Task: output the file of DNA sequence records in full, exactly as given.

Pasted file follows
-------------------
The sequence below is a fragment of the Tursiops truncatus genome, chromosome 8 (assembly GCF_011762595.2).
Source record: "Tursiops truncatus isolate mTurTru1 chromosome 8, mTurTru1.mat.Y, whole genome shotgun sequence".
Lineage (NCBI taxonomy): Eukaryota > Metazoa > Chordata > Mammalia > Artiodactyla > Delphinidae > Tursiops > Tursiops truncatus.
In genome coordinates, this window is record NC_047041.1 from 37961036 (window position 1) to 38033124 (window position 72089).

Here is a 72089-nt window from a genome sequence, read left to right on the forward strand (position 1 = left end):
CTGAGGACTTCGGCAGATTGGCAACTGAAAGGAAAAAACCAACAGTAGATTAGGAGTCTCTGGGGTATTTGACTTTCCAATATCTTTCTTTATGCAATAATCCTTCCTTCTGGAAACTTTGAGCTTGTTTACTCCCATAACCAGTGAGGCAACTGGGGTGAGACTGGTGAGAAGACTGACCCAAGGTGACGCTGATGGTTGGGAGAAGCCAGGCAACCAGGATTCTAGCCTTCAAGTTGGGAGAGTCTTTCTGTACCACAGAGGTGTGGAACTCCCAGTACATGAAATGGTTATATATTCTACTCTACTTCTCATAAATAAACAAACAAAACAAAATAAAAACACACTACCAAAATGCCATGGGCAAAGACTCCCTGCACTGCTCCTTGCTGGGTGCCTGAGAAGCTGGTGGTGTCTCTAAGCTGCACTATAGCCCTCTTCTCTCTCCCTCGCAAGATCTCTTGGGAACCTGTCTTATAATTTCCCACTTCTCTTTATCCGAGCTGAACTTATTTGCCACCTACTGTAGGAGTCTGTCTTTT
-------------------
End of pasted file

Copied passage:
The sequence below is a fragment of the Tursiops truncatus genome, chromosome 8 (assembly GCF_011762595.2).
Source record: "Tursiops truncatus isolate mTurTru1 chromosome 8, mTurTru1.mat.Y, whole genome shotgun sequence".
Lineage (NCBI taxonomy): Eukaryota > Metazoa > Chordata > Mammalia > Artiodactyla > Delphinidae > Tursiops > Tursiops truncatus.
In genome coordinates, this window is record NC_047041.1 from 37961036 (window position 1) to 38033124 (window position 72089).

Here is a 72089-nt window from a genome sequence, read left to right on the forward strand (position 1 = left end):
CTGAGGACTTCGGCAGATTGGCAACTGAAAGGAAAAAACCAACAGTAGATTAGGAGTCTCTGGGGTATTTGACTTTCCAATATCTTTCTTTATGCAATAATCCTTCCTTCTGGAAACTTTGAGCTTGTTTACTCCCATAACCAGTGAGGCAACTGGGGTGAGACTGGTGAGAAGACTGACCCAAGGTGACGCTGATGGTTGGGAGAAGCCAGGCAACCAGGATTCTAGCCTTCAAGTTGGGAGAGTCTTTCTGTACCACAGAGGTGTGGAACTCCCAGTACATGAAATGGTTATATATTCTACTCTACTTCTCATAAATAAACAAACAAAACAAAATAAAAACACACTACCAAAATGCCATGGGCAAAGACTCCCTGCACTGCTCCTTGCTGGGTGCCTGAGAAGCTGGTGGTGTCTCTAAGCTGCACTATAGCCCTCTTCTCTCTCCCTCGCAAGATCTCTTGGGAACCTGTCTTATAATTTCCCACTTCTCTTTATCCGAGCTGAACTTATTTGCCACCTACTGTAGGAGTCTGTCTTTT